Review: Sony FA-WRC1M Wireless Radio Commander and Receiver

When I was being briefed on the Sony FA-WRC1M Wireless Radio Commander for flashes before announcement, I couldn’t at all contain my glee. It meant a whole lot to me. It meant that Sony was going to take wireless flash control, strobists, and higher end photographers more seriously. They’re also only the second company to do so–following in the footsteps of Canon in a way. The flash commander also works as a camera remote. That part I didn’t totally understand but know that a whole lot of other units out there do the same thing. When I was working at B&H Photo, their Vello house brand did the same thing.

Overall, it seemed pretty positive. Seemed…

Then I got to try a prototype back at a Sony press trip and a whole lot didn’t make sense to me. Sony brought in belly dancers for us to photograph and so I immediately went to Pinterest to find ideas. When I had one, I realized that it required second curtain flash. Unfortunately, the transmitter didn’t do that. The engineers said that they’d work on it.

Months later, it’s essentially the same product.

Pros and Cons

Pros

  • Sony actually tried here and shows that it has an interest in strobists
  • TTL flash transmission
  • Stroboscopic abilities

Cons

  • No second curtain flash sync capabilities. This is the only transmitter that this happens with.
  • Relatively slow flash duration
  • Requires pairing together first vs simply using them on channels and groups
  • Expensive
  • Not sure why there is a camera remote functionality when Sony has an app for their cameras that lets you shoot wirelessly with control from your phone or tablet
  • At the moment, there are no flashes with radio built in
  • Weirdest and longest name of anything on the market. I’m not sure many people are going to remember it.
  • Menu system is very unconventional
  • At the moment of publishing, it doesn’t work with the first generation of Sony a7 cameras. Why? Really, why?

Gear Used

We tested the Sony wireless flash commander with the Sony a99 II, Sony a7r II, and the Sony a7 original. Flashes used were Sony’s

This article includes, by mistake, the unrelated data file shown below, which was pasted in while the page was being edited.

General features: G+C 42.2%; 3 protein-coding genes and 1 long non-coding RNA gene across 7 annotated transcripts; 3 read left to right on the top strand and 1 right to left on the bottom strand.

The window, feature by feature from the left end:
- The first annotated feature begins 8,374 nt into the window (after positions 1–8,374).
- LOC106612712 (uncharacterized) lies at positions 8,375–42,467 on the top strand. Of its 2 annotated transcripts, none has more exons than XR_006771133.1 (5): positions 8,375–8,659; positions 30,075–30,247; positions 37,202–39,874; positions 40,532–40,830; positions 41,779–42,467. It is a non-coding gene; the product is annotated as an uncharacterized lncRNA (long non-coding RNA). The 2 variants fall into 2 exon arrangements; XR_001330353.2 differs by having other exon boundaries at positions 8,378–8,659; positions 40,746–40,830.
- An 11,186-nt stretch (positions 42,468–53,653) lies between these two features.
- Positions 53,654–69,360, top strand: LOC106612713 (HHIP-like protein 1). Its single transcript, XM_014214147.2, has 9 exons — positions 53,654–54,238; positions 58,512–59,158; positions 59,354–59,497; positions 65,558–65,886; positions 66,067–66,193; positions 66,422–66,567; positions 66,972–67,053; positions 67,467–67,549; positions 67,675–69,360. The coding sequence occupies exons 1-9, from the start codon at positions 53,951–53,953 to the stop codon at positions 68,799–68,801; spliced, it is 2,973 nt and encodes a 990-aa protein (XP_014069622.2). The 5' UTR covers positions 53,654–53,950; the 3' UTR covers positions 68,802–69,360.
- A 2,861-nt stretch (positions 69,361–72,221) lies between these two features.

Tech Specs

Specs taken from the Sony listing

  • Up to 30m (98.4ft) radio wireless range for reliable and precise control in any setting

  • Controls up to 15 compatible flash units, and 5 groups, using wireless receivers

  • Three exposure controls with convenient TTL (through-the-lens) metering, manual and group modes

  • Built-in Sync Terminal

  • Remote control multi camera shutter release with FA-WRR1 wireless receivers and multi-terminal cables

Ergonomics

The Sony flash transmitter is simple enough in most ways. You take a look at it and the buttons make a lot of sense. It’s characterized by a giant LCD screen that’s easiest to read when the light is activated, buttons and a dial similar to what’s on the back of their cameras.

The transmitter attaches to your Sony camera’s multi interface hot shoe and locks into place with ease. It’s best used on an a7 model or one of the company’s DSLTs. With the a6000 series, it just gets too close to the viewfinder.

Then there’s the receiver. It has controls for groups, power, and also its own cold shoe. This too is simple enough in its appearance, but as I learned, appearances can be deceiving.

Build Quality

The units overall are very well built. I can’t really fault them at all. Very few if any radio transmitters are weather sealed and I don’t believe that these are. They’re small and feel nice.

To be fair though, this is the first time that I’ve worked with a physical receiver in years. Most flashes and monolights these days have it built in and I typically only do a setup like this when using medium format film cameras. Sometimes I’ll go uber old school and just opt for a PC sync cord.

Real World Use

Before I get into this deeply, I need to preface this entire section.

For a while, I’ve felt that sometimes engineers and designers are out of touch with photographers. With cameras and lenses they’re a bit better; a bit. Do they make good products that sell? Inevitably, yes. But sometimes it’s just what available on the market that a photographer needs. Remember years ago when the Nikon SB-900 pissed off loads of photojournalists because of the flash shutting itself off and preventing a photographer from getting the shot? That was a big one!